Welcome to FirstAid4Free

Welcome to my first aid site. I'm a first aid trainer and assessor. I've been teaching first aid for about 10 years now. Everyone should have some first aid knowledge for in the home and work place. Not everyone has the chance to attend a full first aid course so I'll provide some key first aid points every week.

Important Notice

The information on this site is for guidance only. The first aid procedures are those in the current edition of the First Aid Manual at the time of inclusion on the site. Attendance on a first aid course to practice these procedures is always recommended.

Cardio Pulmonary Resuscitation (CPR)

NOTE: This information should be read in close conjuction with the Rescue Breathing and Chest Compression lessons.

Cardio Pulmonary Resuscitation (CPR):
If the casualty is not breathing by themself you must breathe for them - this is achieved by giving Rescue Breaths. If the casualty has no signs of life it is an indication that blood circulation is absent. As a first aider you must provide the casualty with circulation - this is achieved by giving Chest Compressions. The combination of Rescue Breaths and Chest Compressions is known as Cardio Pulmonary Resuscitation (CPR).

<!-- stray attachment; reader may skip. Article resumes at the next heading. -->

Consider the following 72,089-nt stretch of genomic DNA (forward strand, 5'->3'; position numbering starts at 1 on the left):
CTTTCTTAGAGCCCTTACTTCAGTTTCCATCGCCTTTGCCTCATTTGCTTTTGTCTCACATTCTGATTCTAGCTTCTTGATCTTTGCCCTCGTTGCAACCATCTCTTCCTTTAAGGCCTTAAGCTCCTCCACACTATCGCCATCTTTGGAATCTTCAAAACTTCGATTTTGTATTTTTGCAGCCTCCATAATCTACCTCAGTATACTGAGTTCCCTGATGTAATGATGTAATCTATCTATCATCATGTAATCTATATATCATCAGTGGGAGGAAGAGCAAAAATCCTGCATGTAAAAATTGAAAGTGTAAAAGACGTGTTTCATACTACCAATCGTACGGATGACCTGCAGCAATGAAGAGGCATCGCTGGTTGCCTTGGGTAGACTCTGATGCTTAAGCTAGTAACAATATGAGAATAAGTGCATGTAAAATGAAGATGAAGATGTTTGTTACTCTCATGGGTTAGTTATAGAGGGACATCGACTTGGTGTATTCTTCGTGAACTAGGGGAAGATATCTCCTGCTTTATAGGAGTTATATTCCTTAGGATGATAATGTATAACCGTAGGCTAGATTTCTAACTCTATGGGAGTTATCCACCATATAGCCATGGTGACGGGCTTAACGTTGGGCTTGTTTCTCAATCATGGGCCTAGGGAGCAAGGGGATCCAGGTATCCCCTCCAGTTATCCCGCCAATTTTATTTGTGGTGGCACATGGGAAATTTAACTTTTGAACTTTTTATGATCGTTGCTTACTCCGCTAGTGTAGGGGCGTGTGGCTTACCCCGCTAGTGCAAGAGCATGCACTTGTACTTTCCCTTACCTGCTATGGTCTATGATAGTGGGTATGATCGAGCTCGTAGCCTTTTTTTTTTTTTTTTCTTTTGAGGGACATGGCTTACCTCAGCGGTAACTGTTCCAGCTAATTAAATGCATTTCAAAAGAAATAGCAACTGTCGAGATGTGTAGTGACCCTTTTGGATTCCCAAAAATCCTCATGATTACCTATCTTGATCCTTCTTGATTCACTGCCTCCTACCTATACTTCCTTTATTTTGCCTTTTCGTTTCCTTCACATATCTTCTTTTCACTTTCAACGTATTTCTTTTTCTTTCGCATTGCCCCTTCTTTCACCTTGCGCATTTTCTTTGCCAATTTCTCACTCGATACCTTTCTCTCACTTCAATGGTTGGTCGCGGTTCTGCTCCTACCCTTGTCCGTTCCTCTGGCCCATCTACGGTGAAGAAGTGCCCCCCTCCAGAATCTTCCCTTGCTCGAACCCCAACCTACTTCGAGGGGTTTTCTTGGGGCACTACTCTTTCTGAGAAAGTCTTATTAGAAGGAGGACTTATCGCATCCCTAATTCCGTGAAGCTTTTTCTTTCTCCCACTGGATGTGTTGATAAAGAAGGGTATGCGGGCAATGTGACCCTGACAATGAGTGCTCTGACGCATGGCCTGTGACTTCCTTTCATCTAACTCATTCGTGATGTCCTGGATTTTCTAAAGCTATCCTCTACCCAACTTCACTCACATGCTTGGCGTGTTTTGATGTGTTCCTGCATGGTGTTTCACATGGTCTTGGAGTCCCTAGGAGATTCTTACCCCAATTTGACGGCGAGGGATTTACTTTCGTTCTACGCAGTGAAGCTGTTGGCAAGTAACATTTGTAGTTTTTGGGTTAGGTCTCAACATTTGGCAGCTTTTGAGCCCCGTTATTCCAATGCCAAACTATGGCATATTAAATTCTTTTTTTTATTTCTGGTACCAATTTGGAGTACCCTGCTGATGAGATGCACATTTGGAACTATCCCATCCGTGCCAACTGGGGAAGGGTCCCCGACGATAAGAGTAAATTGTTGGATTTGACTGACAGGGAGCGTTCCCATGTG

Sequence of CPR:
  • In the case of a casualty needing CPR, the primary survey will be as follows:
    • DANGER - Remove all danger from yourself and the casualty.
    • RESPONSE - The casualty is unresponsive - shout for help.
    • AIRWAY - Ensure the casualty's airway is clear and maintained.
    • BREATHING - The casualty is not breathing.
  • As soon as you see the casualty is not breathing go for help if it is not already on the way (if you suspect the casualty is not breathing due to injury, choking or drowning give 5 rescue breaths followed by 30 chest compressions before going for help).
  • After going for help give the casualty 30 chest compressions.
  • Give the casualty 2 rescue breaths.
  • Continue giving cycles of 30 chest compressions to 2 rescue breaths until either help arrives, or the casualty begins to breathe spontaneously or you become too exhausted to continue.